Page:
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updated: 7/21/2011 2:53 PM

Broccoli is a nutritional powerhouse

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  • The whole broccoli stalk provides solid nutrition.

    The whole broccoli stalk provides solid nutrition.
    Daily Herald File Photo


Q. Are broccoli stalks nutritious, or should I just stick to the florets?

A. Broccoli is a nutritional powerhouse, providing vitamin C, folate, beta-carotene and lutein (a compound being studied for its role in eye health). In addition, it is rich in isothiocyanates, phytochemicals that may play a role in fighting cancer.

While researchers cannot pinpoint which areas of the plant supply which phytochemicals, the location of some compounds is known. The florets and leaves, for example, are higher in carotenoids than the pale stalks, although the stalks remain good sources of vitamin C and folate. Broccoli stalks are also great sources of fiber.

Regardless, be confident that the whole broccoli stalk is providing solid nutrition. When the stalks are peeled and sliced thinly on the diagonal, they make a great, less expensive alternative to bamboo shoots in a stir-fry. Their crunchy texture also makes them a welcome substitute in many recipes that call for celery.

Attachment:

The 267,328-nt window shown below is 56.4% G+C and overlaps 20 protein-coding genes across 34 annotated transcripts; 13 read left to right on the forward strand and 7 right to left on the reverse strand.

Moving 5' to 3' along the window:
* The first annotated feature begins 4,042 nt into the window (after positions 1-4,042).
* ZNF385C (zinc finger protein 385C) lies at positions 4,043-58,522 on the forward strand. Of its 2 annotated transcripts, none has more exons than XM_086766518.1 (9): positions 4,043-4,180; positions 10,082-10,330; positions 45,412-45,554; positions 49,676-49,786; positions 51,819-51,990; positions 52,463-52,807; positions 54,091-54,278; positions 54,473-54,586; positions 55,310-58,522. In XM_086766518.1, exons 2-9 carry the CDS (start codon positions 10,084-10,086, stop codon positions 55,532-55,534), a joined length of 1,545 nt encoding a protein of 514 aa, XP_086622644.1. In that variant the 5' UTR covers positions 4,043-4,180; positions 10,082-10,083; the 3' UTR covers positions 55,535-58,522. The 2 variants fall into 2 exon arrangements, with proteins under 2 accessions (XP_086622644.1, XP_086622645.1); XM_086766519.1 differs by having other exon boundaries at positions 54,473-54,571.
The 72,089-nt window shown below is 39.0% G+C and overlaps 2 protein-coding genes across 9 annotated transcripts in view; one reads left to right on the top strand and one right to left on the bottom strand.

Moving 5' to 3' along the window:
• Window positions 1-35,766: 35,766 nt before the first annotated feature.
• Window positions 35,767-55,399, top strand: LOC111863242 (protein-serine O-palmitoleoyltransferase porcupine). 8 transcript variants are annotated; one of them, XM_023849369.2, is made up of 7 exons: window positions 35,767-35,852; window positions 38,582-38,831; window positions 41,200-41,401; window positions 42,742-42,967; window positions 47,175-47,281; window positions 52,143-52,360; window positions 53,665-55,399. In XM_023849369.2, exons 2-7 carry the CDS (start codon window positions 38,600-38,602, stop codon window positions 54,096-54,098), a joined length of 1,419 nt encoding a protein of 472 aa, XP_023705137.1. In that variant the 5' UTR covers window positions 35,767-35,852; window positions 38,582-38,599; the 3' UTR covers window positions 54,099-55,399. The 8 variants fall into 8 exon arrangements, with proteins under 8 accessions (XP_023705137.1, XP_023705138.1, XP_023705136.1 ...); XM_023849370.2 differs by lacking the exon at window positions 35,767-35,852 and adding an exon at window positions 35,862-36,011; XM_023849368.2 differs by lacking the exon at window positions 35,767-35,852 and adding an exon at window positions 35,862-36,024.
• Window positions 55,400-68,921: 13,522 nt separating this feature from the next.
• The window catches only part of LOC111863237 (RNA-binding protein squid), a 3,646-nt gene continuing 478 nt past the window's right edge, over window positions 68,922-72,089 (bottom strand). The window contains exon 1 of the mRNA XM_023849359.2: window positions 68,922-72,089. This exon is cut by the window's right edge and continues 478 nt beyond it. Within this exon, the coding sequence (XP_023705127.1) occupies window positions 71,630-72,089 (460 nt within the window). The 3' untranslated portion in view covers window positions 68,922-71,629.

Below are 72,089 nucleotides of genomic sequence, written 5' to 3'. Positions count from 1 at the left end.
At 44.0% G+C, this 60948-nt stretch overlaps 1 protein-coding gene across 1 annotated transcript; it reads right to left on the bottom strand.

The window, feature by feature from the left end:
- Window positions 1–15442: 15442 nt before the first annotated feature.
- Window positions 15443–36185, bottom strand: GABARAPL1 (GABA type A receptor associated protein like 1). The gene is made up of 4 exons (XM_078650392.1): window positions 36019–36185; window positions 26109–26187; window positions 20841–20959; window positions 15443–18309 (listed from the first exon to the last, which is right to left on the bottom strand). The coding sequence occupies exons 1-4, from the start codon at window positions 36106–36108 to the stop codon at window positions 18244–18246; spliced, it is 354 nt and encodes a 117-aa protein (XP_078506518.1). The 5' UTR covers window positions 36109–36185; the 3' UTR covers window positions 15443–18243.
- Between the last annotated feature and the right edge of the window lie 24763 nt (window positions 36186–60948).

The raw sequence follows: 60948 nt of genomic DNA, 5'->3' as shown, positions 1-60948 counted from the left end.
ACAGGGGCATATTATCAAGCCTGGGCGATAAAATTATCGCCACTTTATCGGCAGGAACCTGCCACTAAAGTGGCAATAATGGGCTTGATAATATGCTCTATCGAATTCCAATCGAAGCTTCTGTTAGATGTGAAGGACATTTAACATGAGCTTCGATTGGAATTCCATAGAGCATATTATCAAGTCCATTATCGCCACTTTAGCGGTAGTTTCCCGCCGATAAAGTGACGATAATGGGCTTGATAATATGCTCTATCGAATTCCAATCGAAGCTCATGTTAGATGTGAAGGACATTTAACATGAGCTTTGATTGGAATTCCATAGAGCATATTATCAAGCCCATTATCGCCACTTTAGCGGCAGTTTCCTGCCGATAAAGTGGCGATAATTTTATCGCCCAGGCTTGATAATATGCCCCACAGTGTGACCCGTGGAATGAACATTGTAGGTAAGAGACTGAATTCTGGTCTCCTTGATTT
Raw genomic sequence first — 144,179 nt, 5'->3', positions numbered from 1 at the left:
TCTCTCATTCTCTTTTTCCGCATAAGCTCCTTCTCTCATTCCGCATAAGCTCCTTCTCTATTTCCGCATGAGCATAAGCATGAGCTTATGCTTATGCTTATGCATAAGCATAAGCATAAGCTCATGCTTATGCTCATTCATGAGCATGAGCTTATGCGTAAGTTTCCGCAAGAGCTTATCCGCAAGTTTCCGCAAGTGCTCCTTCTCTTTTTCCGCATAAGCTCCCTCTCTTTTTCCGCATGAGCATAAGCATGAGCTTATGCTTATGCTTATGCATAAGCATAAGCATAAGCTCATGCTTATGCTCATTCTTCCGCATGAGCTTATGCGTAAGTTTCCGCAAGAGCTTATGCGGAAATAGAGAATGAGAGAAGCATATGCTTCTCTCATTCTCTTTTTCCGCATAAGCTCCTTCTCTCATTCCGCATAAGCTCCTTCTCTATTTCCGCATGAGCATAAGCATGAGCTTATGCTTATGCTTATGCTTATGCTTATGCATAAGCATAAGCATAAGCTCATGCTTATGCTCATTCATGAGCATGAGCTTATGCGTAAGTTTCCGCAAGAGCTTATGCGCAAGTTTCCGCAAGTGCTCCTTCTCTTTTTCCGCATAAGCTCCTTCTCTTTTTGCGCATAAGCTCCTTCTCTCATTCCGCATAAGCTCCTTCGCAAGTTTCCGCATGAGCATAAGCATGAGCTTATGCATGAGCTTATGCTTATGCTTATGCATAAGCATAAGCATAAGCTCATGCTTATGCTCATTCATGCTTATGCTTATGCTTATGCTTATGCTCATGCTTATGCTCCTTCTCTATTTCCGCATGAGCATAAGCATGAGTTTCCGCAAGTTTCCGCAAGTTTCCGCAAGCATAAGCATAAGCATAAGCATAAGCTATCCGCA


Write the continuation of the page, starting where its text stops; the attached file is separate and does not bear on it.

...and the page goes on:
Q. Are iced-coffee drinks a sensible treat if I'm watching my weight?

A. A simple iced coffee or even an iced latte made with skim milk isn't a problem if you leave out added flavorings and whipped cream and choose the smallest size.

A 12-ounce iced latte or cappuccino made with skim milk usually contains about 130 calories; if made with 2 percent milk it might be closer to 160 calories.

But if you add flavored syrups, whipped cream topping and other ingredients, the calorie content rises sharply.

Portion size is key. The largest size at most of today's popular coffee bars is usually 24 ounces, sometimes more. Order a large, and you could be getting up to 700 calories, lots of additional fat and almost a half-cup of sugar. While you may be looking for a light, refreshing snack, what you may get is a drink that's equivalent to one or two portions of dessert.

To enjoy iced coffee drinks without wreaking havoc on your diet, order nonfat versions, skip the whipped cream and slowly savor a small portion.

• Provided by the American Institute for Cancer Research. Learn more about the group and its New American Plate Program at